Despite an effort to boycott Ivanka Trump’s clothing and accessory line, Donald Trump still won the electoral college vote for president of the United States. A gay men’s magazine seemed undeterred by that as Gayletter, a Web and print publication, suggested recently that it would boycott any fashion designers who work with Melania Trump.
On the Gayletter Facebook page this weekend, a message was posted stating:
“Let’s just make this very clear. If you’re a fashion designer and you dress Melania Trump we will take that as an admission of support for her husband and his hateful campaign promises. And we will boycott you.”
Yahoo Style and Beauty reached out to Gayletter for comment. This article will be updated if and when comments are received.
While there appear to be no organized efforts yet to fulfill such a boycott in the fashion world, there have been plenty of other boycott campaigns as the election cycle progressed — on both sides of the political spectrum. Products and brands like Yuengling beer, People magazine, Trump’s long list of properties and companies, and the aforementioned Ivanka Trump products have all been on the receiving end of boycott efforts due to their support of Trump’s campaign and presidency, whether implied or explicit.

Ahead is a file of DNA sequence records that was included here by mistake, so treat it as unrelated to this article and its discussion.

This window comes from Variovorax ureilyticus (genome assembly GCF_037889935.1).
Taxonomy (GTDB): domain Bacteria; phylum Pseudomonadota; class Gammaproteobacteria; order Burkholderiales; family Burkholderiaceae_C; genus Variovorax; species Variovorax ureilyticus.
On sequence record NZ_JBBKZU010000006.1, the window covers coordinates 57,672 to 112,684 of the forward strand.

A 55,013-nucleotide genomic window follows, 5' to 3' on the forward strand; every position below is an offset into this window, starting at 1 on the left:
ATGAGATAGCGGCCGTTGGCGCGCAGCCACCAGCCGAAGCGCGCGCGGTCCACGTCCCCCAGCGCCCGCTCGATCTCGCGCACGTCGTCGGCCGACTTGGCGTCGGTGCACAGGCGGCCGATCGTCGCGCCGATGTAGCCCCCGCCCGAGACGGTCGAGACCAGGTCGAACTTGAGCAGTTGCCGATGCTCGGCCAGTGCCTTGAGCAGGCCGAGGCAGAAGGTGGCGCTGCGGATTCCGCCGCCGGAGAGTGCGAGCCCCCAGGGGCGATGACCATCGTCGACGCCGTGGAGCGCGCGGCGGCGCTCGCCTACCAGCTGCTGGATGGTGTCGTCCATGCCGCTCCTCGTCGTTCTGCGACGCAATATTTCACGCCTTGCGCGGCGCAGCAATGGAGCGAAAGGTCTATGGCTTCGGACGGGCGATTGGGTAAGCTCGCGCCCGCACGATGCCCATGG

Pepsi has gone political, time to boycott it. This southern gal is happier drinking sweet tea anyways! #BoycottPepsi
— Mrs. Putin (@mangomaxima) November 13, 2016
— Stefan Molyneux (@StefanMolyneux) November 13, 2016
And Trump himself once urged people to boycott Apple products.
Boycott all Apple products until such time as Apple gives cellphone info to authorities regarding radical Islamic terrorist couple from Cal
— Donald J. Trump (@realDonaldTrump) February 19, 2016
Regardless of whether or not the Gayletter call for boycott will pick up steam, it opens a question of how the fashion industry will navigate the next four years.
Though Donald Trump’s views on gay rights are difficult to pin down, his vice president-elect, Mike Pence, has been seen as unsympathetic, and the Republican Party has made no secret of its position on such issues as same-sex marriage, all of which appears to be concerning the gay and transgender community, many of whom work in and support the fashion industry.
Would boycott campaigns like those suggested by Gayletter be enough to keep designers and brands from working with the Trump family and administration? The jury is out about whether boycotts actually work for their intended purposes. But if Gayletter and others simply wish to voice their opinions with their wallets, that is certainly their right and privilege under our current economic system.